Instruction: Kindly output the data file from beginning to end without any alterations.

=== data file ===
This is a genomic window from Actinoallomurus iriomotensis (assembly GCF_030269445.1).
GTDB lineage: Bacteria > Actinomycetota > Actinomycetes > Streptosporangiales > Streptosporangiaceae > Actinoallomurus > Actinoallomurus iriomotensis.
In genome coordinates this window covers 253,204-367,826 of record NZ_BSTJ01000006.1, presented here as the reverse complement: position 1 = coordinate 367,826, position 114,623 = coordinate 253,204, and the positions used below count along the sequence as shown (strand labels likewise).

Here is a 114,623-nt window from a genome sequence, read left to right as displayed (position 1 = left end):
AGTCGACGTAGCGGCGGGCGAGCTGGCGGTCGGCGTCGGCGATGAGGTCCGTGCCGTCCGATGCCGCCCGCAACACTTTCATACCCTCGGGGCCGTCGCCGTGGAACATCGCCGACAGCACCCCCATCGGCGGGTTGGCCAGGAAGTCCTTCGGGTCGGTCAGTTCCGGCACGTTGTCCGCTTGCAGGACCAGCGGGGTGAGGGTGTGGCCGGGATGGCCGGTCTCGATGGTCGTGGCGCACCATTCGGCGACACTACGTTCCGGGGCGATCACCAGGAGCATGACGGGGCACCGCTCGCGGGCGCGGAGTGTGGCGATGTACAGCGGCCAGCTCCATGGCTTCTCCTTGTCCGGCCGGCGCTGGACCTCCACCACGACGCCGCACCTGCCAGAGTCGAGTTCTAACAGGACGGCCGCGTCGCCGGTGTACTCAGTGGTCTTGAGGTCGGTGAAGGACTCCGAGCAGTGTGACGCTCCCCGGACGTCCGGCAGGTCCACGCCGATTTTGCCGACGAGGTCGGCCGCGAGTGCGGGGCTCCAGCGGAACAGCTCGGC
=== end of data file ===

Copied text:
This is a genomic window from Actinoallomurus iriomotensis (assembly GCF_030269445.1).
GTDB lineage: Bacteria > Actinomycetota > Actinomycetes > Streptosporangiales > Streptosporangiaceae > Actinoallomurus > Actinoallomurus iriomotensis.
In genome coordinates this window covers 253,204-367,826 of record NZ_BSTJ01000006.1, presented here as the reverse complement: position 1 = coordinate 367,826, position 114,623 = coordinate 253,204, and the positions used below count along the sequence as shown (strand labels likewise).

Here is a 114,623-nt window from a genome sequence, read left to right as displayed (position 1 = left end):
AGTCGACGTAGCGGCGGGCGAGCTGGCGGTCGGCGTCGGCGATGAGGTCCGTGCCGTCCGATGCCGCCCGCAACACTTTCATACCCTCGGGGCCGTCGCCGTGGAACATCGCCGACAGCACCCCCATCGGCGGGTTGGCCAGGAAGTCCTTCGGGTCGGTCAGTTCCGGCACGTTGTCCGCTTGCAGGACCAGCGGGGTGAGGGTGTGGCCGGGATGGCCGGTCTCGATGGTCGTGGCGCACCATTCGGCGACACTACGTTCCGGGGCGATCACCAGGAGCATGACGGGGCACCGCTCGCGGGCGCGGAGTGTGGCGATGTACAGCGGCCAGCTCCATGGCTTCTCCTTGTCCGGCCGGCGCTGGACCTCCACCACGACGCCGCACCTGCCAGAGTCGAGTTCTAACAGGACGGCCGCGTCGCCGGTGTACTCAGTGGTCTTGAGGTCGGTGAAGGACTCCGAGCAGTGTGACGCTCCCCGGACGTCCGGCAGGTCCACGCCGATTTTGCCGACGAGGTCGGCCGCGAGTGCGGGGCTCCAGCGGAACAGCTCGGC